Playing with luxrender
I never paid enough attention to LuxRender
, so the other day I decided to play a little bit with it. Installation on linux (debian wheezy 64bits) with blender 2.57 is easy (download the luxrender 64bit binaries, download the blender addon, copy pylux.so from the binaries to the addon, activate it and that's it). This is luxrender 0.8, so it already has (preliminary) support for GPU rendering, and the addon is really impressive already, totally integrated into the different panels of blender (scene, materials, lights, world, etc...).
The only thing I couldn't make work is rendering transparently in blender, that is, without opening any luxrender window. This is due to the luxrender binary I downloaded being compiled with a different libpng version than mine. I could of course compile luxrender, but there are some problems with the version of openCL libs I have in debian (of course lux needs the most advanced available...) and I got too lazy to look for a solution.
Anyway, rendering without opening the luxrender interface makes you miss a great feature, which is the ability to tweak your image whil it is rendering...
This is the image I managed to produce (2h rendering):
The light setup is dead simple, place one sunlamp, orient it the way you want, that's it. No setting, no tweaking. The geometry has nothing particular, lux respects all modifiers, the geometry is rendered just exactly like blender.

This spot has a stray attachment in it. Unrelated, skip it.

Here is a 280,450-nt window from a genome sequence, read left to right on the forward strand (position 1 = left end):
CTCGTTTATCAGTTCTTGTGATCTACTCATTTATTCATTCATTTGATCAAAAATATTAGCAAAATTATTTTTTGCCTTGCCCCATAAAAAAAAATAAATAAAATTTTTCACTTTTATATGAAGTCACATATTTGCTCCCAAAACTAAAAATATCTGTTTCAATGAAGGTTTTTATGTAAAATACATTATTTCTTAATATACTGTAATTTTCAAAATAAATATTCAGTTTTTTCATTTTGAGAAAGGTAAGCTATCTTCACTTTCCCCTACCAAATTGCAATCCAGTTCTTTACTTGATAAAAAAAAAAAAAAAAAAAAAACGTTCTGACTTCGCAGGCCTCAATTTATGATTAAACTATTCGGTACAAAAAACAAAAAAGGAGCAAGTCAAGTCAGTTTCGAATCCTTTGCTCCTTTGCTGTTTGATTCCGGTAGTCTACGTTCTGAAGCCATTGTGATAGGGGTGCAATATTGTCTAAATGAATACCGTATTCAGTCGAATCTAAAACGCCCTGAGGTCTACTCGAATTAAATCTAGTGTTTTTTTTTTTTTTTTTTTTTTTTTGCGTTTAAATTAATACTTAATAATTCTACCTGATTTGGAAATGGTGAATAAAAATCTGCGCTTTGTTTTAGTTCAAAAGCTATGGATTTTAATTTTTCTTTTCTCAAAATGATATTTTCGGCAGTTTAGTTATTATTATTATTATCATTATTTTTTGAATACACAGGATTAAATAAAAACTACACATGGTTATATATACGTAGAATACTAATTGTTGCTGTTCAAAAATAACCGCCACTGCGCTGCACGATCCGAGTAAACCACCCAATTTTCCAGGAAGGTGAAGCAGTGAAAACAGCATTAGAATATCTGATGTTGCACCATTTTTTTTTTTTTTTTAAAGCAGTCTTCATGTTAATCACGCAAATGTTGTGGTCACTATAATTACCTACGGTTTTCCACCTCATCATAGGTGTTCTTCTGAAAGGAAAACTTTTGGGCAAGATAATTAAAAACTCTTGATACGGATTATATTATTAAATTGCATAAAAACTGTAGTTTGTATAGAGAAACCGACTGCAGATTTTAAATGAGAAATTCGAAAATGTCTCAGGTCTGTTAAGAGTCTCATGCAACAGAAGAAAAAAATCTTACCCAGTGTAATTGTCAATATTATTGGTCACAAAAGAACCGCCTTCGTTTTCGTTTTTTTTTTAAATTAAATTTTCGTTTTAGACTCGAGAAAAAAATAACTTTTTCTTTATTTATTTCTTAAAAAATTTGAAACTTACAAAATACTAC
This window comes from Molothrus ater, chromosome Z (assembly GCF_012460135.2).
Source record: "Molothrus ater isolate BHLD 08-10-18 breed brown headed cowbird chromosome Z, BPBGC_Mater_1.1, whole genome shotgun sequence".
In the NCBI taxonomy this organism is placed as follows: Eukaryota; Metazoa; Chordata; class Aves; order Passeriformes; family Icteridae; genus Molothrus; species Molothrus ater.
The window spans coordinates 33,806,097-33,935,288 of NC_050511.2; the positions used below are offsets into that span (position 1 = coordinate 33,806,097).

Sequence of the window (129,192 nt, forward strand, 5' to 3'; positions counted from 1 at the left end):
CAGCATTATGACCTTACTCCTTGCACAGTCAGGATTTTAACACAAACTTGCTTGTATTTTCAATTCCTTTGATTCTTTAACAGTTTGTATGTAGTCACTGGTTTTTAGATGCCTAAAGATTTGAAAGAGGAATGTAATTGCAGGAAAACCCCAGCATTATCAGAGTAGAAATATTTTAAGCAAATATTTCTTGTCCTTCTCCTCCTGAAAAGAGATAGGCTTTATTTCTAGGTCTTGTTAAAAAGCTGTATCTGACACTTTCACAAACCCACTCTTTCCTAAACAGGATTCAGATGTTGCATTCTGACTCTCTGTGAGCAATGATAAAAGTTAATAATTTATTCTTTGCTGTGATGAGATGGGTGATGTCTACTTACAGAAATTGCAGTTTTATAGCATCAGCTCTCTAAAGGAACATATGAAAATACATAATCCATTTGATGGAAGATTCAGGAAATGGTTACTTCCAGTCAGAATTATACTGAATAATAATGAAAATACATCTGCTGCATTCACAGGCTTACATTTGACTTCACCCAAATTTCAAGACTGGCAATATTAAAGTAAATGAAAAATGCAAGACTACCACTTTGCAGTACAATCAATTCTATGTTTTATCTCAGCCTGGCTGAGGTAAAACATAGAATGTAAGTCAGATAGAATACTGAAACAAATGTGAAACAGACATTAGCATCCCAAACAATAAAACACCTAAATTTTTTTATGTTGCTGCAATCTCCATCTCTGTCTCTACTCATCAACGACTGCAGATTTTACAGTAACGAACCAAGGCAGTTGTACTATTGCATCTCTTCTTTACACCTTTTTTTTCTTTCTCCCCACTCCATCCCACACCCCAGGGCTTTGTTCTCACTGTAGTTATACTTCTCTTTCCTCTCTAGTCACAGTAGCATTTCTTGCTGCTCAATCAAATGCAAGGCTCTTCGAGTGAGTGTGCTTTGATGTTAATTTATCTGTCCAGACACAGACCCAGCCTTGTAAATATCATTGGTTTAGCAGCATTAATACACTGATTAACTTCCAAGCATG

The materials is of course the main focus when you work with another renderer. But with this latest addon, things are really not too complicated. The blender materials panels get changed by luxrender, and you have many cryptic options to look at, but the system is simple: Choose one of the presets, change the color, change the texture and that's it. Special materials such as glass also have further presets to choose from. Textures can be either normal blender textures, or special lux textures (set from the same textures panel) which have many further options. One detail, though, all objects must be UV-mapped. And you can only add one diffuse texture.
In the image above, sand and concrete are common "matte" materials with a normal blender texture. Inox is a standard lux "glossy metal" material, the wood is a "glossy" material with a blender texture, and the character is a vertical plane with an alpha texture. This one has to be set as lux texture in order to take alpha channel intoo account. Finally I added a little bit of bloom in luxrender while rendering the image.
It really doesn't take long to get used to how luxrender works. To newcomers to luxrender, I would suggest first to test light setup, without putting any material. If the light comes good, then go ahead, put materials. Another important thing, you can take a normal blender file, already set up with blender materials, add a new scene linking objects, and start tweaking luxrender settings and materials in that new scene, your original blender materials will remain the same in your original scene (luxrender only "adds" information to the materials, does not modify them). And there is now a button called "convert blender material" which automatically creates a lux material based on the original one. But I found it better to do it by hand, because the result is not always like you want. Anyway, outside the fact that you must UVmap everything, you can get on tracks pretty fast.